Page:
Ron Atkin in 1977. In the mid-1990s he became the tennis correspondent of the Sunday Telegraph and then went on to the Independent on Sunday. Photograph: Jane Bown/The Observer


Ronald Atkin, a former sports editor of the Observer, was a journalist of impeccably high standards, whether looking after other writers’ copy or fashioning his own, usually on top-level tennis or football matches. But as a representative of an old Fleet Street newspaper community that did not take itself too seriously, he also had an ability to laugh at the foibles of his profession.

In an amusing piece written in 2012 for the website of the Sports Journalists’ Association, which had voted him their journalist of the year almost 30 years earlier, he listed some of the many ways in which his byline had been mangled over the years. Among the variations, he had been Atkins, Aitken, Atkinson and Hatchkin, and sometimes Rod or Tim rather than Ronald. In the citation for their supreme award in 1984, even the SJA had managed to get it wrong.

Ron, who has died aged 92, tended to get things right, whether as the tennis correspondent and occasional football and cricket writer for the Observer, the Sunday Telegraph and the Independent on Sunday, or as the author of books on the Mexican Revolution, the Canadian Mounties, the retreat from Dunkirk and the 1942 Dieppe raid. There was also a guide to the world’s greatest bars – a product of his convivial nature, another characteristic of the old Fleet Street.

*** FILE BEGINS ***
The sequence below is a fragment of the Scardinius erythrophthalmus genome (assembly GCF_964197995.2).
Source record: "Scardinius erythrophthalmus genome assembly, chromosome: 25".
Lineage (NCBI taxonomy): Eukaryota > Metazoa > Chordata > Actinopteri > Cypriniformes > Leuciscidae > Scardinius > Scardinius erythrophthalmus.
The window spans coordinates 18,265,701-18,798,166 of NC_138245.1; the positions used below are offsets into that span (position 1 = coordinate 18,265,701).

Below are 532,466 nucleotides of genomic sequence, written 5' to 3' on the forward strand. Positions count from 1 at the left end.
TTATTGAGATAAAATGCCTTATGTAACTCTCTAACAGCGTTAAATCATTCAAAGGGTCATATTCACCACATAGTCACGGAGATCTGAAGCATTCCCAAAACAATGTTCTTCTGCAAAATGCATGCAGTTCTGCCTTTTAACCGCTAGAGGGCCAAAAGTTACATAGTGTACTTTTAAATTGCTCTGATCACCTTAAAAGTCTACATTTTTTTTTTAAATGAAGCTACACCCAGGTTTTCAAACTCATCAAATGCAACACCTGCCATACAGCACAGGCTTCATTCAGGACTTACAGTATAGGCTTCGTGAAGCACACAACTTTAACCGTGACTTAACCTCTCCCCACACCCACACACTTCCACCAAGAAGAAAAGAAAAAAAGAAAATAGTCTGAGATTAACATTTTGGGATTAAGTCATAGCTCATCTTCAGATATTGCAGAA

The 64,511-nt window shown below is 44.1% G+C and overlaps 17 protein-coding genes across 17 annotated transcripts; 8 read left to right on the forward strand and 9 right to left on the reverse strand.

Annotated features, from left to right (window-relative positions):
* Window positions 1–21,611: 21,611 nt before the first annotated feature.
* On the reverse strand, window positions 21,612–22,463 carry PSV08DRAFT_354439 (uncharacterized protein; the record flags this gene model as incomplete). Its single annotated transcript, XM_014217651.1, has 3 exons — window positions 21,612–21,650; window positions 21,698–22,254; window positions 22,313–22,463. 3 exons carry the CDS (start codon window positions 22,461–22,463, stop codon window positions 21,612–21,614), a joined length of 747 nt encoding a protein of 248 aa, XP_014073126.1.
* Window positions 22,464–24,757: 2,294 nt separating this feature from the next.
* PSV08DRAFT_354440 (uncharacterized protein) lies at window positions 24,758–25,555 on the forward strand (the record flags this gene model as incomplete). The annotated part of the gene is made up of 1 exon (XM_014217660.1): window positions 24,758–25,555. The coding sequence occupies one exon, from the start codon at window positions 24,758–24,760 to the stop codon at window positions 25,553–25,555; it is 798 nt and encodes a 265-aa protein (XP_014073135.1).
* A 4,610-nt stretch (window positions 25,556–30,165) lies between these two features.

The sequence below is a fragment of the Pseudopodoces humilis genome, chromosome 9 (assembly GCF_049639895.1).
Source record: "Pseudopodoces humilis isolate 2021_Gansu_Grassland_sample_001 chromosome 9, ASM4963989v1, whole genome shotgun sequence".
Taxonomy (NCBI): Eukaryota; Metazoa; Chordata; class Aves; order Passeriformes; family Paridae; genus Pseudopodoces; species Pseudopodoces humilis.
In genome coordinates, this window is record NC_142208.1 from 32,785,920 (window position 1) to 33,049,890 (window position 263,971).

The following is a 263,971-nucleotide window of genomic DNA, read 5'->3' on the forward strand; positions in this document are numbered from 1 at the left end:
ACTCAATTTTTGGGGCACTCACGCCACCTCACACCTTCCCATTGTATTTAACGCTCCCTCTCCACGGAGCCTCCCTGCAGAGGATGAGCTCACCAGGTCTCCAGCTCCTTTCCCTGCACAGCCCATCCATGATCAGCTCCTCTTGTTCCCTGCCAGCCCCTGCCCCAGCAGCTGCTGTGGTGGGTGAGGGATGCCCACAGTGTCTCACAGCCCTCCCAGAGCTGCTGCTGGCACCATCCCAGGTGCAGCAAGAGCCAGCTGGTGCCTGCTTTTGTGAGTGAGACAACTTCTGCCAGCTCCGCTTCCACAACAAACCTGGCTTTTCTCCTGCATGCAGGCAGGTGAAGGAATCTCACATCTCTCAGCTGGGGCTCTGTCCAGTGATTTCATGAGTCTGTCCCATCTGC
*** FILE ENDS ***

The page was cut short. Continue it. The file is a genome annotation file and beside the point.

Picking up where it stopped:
Two years after the death in 1982 of his first wife, Brenda, he married Julie Welch, an Observer colleague whom he had encouraged to become the first woman to cover English league football for a national newspaper. Early in her career as the only woman in the press box, Welch had endured – among many other egregious examples of sexist behaviour – the experience of being grabbed and kissed by the manager of Stoke City, Tony Waddington.
As her department head, Atkin wrote immediately to Waddington, first asking for a solution to the problems the paper had intermittently experienced in securing passes for Stoke’s matches. “Until you accede to this request,” he added, “I must ask you to stop kissing our reporters.”

He was born in Aspley, a suburb of Nottingham, where his parents were employed in important local industries. His father, George, worked at Raleigh, then the world’s largest cycle factory, while his mother, Winnie (nee Truman), was a lacemaker. He attended High Pavement grammar school before leaving at 16 to join the Nottingham Evening Post, then one of the city’s four daily papers.

In the classic progression for those showing aptitude and enthusiasm, he went from messenger to copy boy to reporter and subeditor.

In 1953 he arrived in Bermuda for the first of two spells working as a reporter on a local paper. Back in the UK four years later, he took casual subbing jobs on Fleet Street and married Brenda Burton, who had been a neighbour in Aspley, and two of whose sculptures were chosen for the Royal Academy’s summer exhibition. After the birth of their first son, Tim, the family returned to Bermuda, where they stayed for a couple more years before settling back in Britain with a second son, Mike, and a job for Ron as a downtable sub on the Daily Mail.